Motivation is a very personal feeling. It is not something that can really be taught or bought off the shelf. It’s driven by the feeling within each of us based on our past experiences and dreams for the future. A truly motivated person will do something because they really want to and not because there is a reward on offer.
The best coaches work with individuals to understand what their own motivation is and can draw that out of them to the best effect.
Motivating Rugby Players
Motivation is important in any sport because athletes must be willing to endure hard work, repetition, boredom, and often the pain in order to succeed. This is particularly so with rugby players, who face significant physical impact on the field every week.
Don’t ignore the mental factors such as focus and confidence, but do not as a coach think that is enough to succeed. To be the best one can be, an athlete must be motivated to do whatever it takes.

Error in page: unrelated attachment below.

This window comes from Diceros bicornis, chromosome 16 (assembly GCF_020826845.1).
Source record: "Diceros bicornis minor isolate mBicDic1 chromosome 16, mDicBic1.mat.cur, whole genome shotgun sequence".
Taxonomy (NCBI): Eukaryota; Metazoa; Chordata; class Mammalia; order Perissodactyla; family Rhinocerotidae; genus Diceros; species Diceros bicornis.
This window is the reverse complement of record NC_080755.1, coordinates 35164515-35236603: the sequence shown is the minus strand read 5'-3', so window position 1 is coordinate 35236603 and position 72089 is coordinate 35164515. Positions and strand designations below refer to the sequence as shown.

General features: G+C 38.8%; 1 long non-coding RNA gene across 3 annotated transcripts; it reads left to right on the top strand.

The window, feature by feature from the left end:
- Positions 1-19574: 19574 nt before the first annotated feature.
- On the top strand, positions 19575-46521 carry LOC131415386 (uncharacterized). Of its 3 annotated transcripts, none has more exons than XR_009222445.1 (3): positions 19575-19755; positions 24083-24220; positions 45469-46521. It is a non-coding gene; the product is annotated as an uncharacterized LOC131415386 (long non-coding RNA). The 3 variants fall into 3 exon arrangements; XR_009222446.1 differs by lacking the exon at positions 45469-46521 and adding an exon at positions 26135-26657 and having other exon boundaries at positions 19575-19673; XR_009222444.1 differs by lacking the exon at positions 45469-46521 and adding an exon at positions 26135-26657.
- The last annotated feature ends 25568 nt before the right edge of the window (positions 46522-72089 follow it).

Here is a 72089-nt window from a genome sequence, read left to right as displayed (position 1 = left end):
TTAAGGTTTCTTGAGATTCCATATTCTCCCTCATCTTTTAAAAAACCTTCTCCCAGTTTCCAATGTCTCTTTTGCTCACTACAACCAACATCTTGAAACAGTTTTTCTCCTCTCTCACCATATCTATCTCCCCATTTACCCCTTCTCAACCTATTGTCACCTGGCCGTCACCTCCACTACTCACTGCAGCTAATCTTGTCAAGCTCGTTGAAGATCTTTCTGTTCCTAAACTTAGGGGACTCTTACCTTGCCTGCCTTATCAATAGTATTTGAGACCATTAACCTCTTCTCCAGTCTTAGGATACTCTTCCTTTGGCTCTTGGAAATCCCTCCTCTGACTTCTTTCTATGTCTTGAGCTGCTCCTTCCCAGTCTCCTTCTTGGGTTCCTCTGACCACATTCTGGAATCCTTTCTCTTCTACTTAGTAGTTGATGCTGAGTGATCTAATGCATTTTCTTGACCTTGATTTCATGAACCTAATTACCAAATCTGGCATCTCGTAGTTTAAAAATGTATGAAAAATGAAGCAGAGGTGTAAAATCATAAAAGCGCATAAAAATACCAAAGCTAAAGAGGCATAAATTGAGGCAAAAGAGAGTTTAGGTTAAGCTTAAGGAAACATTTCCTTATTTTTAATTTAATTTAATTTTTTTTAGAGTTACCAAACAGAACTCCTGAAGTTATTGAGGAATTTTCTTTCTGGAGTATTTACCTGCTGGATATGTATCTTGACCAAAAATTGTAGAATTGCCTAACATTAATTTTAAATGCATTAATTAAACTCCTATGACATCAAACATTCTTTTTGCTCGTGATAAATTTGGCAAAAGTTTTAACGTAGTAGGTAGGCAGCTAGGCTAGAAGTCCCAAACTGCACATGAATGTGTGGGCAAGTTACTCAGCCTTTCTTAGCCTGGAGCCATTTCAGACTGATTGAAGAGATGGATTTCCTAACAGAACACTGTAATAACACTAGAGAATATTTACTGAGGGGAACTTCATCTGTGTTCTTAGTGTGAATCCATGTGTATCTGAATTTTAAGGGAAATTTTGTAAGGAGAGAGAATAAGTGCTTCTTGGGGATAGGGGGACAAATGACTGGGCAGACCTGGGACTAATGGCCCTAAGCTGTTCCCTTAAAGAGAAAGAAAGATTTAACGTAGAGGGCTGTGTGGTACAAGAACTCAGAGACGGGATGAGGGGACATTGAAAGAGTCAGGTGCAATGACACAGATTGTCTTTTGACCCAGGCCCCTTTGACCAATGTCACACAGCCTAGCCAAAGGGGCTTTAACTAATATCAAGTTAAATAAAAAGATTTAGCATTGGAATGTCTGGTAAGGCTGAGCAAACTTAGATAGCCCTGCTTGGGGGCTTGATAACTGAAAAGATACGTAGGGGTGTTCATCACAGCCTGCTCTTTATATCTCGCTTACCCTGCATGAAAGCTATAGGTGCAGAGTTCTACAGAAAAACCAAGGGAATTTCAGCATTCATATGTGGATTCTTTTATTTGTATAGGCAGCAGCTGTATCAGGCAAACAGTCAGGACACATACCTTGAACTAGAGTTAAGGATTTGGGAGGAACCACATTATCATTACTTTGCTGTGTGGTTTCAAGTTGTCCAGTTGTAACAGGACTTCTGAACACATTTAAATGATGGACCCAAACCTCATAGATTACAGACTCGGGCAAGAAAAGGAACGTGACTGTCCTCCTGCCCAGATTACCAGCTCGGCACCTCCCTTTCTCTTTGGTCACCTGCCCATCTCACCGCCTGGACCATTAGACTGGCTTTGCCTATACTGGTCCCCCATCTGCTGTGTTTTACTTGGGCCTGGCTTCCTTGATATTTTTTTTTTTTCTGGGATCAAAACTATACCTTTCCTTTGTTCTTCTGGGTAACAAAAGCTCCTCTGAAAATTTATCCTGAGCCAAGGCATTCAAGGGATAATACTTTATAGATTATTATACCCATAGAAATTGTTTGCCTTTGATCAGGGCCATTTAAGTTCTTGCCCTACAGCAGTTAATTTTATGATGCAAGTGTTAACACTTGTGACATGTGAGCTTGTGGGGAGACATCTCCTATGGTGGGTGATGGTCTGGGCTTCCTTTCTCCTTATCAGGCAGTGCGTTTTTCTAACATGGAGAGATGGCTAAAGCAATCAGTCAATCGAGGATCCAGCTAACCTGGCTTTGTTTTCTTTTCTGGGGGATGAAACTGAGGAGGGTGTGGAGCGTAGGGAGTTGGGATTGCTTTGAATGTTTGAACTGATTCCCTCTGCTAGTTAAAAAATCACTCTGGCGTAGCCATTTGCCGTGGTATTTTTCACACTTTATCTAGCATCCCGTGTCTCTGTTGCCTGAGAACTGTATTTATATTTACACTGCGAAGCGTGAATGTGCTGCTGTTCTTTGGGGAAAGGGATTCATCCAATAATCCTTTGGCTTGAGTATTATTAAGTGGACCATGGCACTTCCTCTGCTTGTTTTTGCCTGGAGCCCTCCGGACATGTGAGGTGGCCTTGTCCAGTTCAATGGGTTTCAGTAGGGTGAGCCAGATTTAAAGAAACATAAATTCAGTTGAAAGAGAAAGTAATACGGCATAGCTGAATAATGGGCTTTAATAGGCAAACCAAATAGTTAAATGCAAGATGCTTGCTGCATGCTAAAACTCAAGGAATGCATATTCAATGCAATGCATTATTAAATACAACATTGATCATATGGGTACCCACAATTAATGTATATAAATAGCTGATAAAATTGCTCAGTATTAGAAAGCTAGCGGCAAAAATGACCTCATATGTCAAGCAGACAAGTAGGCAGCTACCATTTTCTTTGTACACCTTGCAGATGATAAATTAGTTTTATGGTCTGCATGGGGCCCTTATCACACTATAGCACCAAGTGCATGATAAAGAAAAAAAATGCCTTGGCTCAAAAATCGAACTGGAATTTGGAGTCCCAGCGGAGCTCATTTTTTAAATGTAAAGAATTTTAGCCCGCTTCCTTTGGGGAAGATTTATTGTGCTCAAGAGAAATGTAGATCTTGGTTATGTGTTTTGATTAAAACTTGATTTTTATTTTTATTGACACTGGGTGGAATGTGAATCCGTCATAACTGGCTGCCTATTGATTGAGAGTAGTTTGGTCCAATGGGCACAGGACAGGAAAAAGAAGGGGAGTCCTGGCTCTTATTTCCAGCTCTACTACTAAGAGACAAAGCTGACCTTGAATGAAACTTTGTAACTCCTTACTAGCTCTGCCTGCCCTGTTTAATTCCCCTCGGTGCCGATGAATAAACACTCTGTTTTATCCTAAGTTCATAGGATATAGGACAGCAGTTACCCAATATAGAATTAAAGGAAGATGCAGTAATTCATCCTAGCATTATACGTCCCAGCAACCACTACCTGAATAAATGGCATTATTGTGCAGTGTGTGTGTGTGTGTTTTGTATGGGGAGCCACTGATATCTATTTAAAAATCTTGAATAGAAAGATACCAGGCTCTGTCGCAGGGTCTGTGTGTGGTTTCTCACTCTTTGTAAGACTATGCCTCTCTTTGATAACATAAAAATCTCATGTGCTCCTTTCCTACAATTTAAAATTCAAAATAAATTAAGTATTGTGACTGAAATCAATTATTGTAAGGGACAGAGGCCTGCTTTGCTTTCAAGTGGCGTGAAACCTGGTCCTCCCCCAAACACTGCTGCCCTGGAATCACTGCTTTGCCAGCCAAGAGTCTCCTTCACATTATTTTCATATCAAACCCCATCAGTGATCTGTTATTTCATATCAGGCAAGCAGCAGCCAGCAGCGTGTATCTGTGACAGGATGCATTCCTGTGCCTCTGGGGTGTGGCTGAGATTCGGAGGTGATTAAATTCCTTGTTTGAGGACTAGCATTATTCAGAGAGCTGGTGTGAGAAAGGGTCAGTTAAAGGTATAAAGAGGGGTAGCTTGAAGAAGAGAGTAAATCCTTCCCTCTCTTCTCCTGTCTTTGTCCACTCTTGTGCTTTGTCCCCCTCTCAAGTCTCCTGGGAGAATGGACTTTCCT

Don’t ignore the signs of low motivation. If someone is not giving 100 percent effort, whether on the training field of match day or showing less desire to practice, that’s the coach’s red flag to act now. Try to understand the underlying issue by talking to the individual. Don’t shame people, and don’t ignore them.
It is possible to put a sticking plaster on the motivation for the short term (“Just get through this game,”) but because motivation is so personal, do not be drawn into thinking that warning signs are anything other than that. As long as they are being exhibited, the athlete is at risk. Motivation must come from within, but support comes from the coach and the squad.
For more information on working through motivation for athletes, see Breaking Muscle online.
Finally, be prepared to recognize the desire in someone to do other things because even the greatest players will eventually decide to hang up their boots. Once the motivation is gone, there is little that can be done.